Southern DHB chief medical officer Dr Nigel Millar told VICE the district health board endeavours to ensure patients are aware of all treatment options that are available. But they support the position taken by Dunedin specialists who don't wish to take responsibility for prescribing drugs purchased abroad, which cannot be assured as safe and effective.

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"Southern DHB gastroenterology service assesses, treats, and supports many patients affected by advanced liver diseases, including hepatitis C, without prejudice and we'll continue to support efforts to widen access to direct acting antivirals through recognised New Zealand regulatory channels," Millar says.

The same goes for the Waikato DHB. Director of Pharmacy John Barnard told VICE he "trusts the current process serves the New Zealand population as best possible".

"There is no assurance that the medicine that is obtained is what it says it is."

Waikato DHB is contractually bound to support PHARMAC activities, and any medical practitioner needs to follow DHB procurement processes.

"There are many risks with direct importation of medicines and going outside the NZ Medsafe registration process. There is no assurance that the medicine that is obtained is what it says it is," Barnard says.

The buyers club has been endorsed by New Zealand Gastroenterologist Specialists Association, the New Zealand Hepatitis Foundation and medical director of The Royal New Zealand College of General Practitioners Dr Richard Medlicott told VICE he supports the new treatment options available.

Yet Ministry of Health Integrated Service Design Group Manager Clare Perry told VICE the Ministry won't endorse the buyers' club or any other unapproved medicines.

"As unapproved medicines have not been assessed by Medsafe, the medicines regulator, the quality of the product cannot be assured and therefore cannot be endorsed by the Ministry."

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Confusingly, the Ministry has a policy to support health practitioners who choose to import and use unapproved medicines if they deem it appropriate.

Green Party co-leader Metiria Turei says the government must ensure that medical professionals tell patients about the availability of these buyers' clubs.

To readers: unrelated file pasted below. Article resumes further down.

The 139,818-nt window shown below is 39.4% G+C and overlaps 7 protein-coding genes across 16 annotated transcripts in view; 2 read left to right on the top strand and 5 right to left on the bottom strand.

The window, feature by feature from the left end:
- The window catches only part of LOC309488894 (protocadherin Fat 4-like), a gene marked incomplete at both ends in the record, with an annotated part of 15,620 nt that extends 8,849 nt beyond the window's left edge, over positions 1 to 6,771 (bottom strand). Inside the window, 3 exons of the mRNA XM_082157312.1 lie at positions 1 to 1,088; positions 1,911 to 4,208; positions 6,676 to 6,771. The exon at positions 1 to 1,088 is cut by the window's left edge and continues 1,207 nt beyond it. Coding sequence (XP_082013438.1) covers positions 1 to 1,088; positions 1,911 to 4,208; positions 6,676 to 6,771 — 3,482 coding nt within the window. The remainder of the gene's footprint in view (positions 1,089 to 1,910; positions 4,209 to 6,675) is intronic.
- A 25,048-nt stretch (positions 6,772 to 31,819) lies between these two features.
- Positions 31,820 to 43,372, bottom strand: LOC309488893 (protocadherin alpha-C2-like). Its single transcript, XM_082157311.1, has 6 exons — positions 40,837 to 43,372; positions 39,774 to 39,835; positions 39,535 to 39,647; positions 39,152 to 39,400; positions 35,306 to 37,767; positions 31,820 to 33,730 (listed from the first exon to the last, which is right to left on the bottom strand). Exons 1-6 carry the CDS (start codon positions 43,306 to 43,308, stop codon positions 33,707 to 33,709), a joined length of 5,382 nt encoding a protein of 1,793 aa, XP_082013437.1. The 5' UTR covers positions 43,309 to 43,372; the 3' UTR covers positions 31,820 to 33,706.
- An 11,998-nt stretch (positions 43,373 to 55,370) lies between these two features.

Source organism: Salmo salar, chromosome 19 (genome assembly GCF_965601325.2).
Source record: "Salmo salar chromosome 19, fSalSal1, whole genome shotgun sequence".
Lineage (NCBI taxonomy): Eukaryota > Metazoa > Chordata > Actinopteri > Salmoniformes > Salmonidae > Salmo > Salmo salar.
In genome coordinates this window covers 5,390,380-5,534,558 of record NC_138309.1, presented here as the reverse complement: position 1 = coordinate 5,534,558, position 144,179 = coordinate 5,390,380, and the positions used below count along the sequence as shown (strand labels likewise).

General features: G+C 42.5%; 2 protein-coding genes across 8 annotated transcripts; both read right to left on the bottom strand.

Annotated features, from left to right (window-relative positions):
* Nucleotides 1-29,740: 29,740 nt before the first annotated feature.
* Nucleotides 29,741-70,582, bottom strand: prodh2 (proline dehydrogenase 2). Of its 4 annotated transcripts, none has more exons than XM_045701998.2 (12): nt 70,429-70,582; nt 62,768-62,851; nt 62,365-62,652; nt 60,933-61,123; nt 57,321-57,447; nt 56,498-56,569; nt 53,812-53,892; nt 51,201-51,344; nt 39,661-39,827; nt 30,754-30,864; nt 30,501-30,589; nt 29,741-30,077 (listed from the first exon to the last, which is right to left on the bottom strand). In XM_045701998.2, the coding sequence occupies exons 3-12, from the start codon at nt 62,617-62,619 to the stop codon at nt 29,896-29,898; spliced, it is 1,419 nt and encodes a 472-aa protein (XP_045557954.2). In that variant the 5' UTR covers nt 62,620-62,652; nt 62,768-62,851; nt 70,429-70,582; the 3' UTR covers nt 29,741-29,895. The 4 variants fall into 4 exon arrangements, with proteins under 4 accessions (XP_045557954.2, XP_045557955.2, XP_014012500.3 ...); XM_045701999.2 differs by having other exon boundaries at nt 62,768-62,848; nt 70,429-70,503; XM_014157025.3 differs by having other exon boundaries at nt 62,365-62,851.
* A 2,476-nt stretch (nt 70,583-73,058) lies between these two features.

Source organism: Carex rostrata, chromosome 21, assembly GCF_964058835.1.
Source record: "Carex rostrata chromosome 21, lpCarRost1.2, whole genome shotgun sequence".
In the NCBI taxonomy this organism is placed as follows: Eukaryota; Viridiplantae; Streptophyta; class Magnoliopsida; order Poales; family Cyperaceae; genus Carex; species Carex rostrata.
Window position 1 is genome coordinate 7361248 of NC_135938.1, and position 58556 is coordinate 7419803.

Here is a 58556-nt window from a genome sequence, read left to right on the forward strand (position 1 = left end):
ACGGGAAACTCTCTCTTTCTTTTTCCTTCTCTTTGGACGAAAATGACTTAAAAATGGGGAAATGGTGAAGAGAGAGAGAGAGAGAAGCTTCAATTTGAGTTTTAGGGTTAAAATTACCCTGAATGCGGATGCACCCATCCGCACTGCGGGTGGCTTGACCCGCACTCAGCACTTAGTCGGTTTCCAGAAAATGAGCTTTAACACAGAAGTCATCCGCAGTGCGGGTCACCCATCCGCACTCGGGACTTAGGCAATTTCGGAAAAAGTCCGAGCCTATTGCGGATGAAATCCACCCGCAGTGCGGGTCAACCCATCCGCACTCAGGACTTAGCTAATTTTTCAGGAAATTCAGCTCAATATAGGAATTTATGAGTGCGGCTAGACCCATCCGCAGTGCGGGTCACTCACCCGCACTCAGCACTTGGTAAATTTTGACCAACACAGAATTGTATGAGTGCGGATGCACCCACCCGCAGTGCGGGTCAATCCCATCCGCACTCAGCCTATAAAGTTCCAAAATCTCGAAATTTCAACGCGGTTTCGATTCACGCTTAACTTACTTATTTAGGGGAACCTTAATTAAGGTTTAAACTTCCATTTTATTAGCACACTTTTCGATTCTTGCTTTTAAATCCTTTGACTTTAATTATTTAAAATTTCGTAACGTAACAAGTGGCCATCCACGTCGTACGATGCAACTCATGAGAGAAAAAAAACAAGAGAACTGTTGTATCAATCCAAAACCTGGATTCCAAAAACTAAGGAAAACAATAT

"The Ministry of Health need to clarify this stance to District Health Boards and it's of vital importance that DHBs comply. Lives matter.

"We know that a lot of Hep C sufferers don't go to hospital for treatment because of the stigma—that they're embarrassed. The first step is to promote the fact that access is available. Then it's about reducing the stigma so people have good access to decent healthcare."

"The stigma pervades society utterly, everywhere. If I say Hep C, you think, 'oh what's that again? Something dodgy'.

Hazel says the issue goes unnoticed because it involves a group of people that are silent and stigmatised.

"The stigma pervades society utterly, everywhere. If I say Hep C, you think, 'oh what's that again? Something dodgy'. The next question is, 'how did they get it' and the answer people want to hear is through drug use, so they can reassure themselves the disease has nothing to do with them."

Hazel has encountered prejudice even within a medical setting, she says. "That's where I've encountered the most outright ignorance. There's a mentality that those with Hep C deserve to suffer… because they brought it on themselves. Because it's for a population that's silent and discredited, it makes sense that this issue has gone by the wayside," she says.

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But Dr Freeman says while many people with the disease may have used IV drugs at some point in their lives, because it couldn't be tested for until 1991, and it was present in blood supply, a lot of people got it from blood transfusions, poor tattoo sterility, poor dental sterility, and poor immunisation sterility.

"In what must be one of the greatest tragedies of modern times, these life-saving medications are not being deployed on a mass scale."

Now, it comes down to legality and morality of using generics to bypass patents and excessive prices, he says.

"It is easy to understand why patients will seek out treatment, the question for us, as the medical fraternity, is how we respond.

"Hepatitis C, Hepatitis B, HIV, Tuberculosis and Malaria are the five major causes of infectious disease death worldwide. In a breakthrough that rivals the invention of penicillin, drugs that cure Hepatitis C, with minimal side effects and high success rates, have reached the market, but, in what must be one of the greatest tragedies of modern times, these life-saving medications are not being deployed on a mass scale."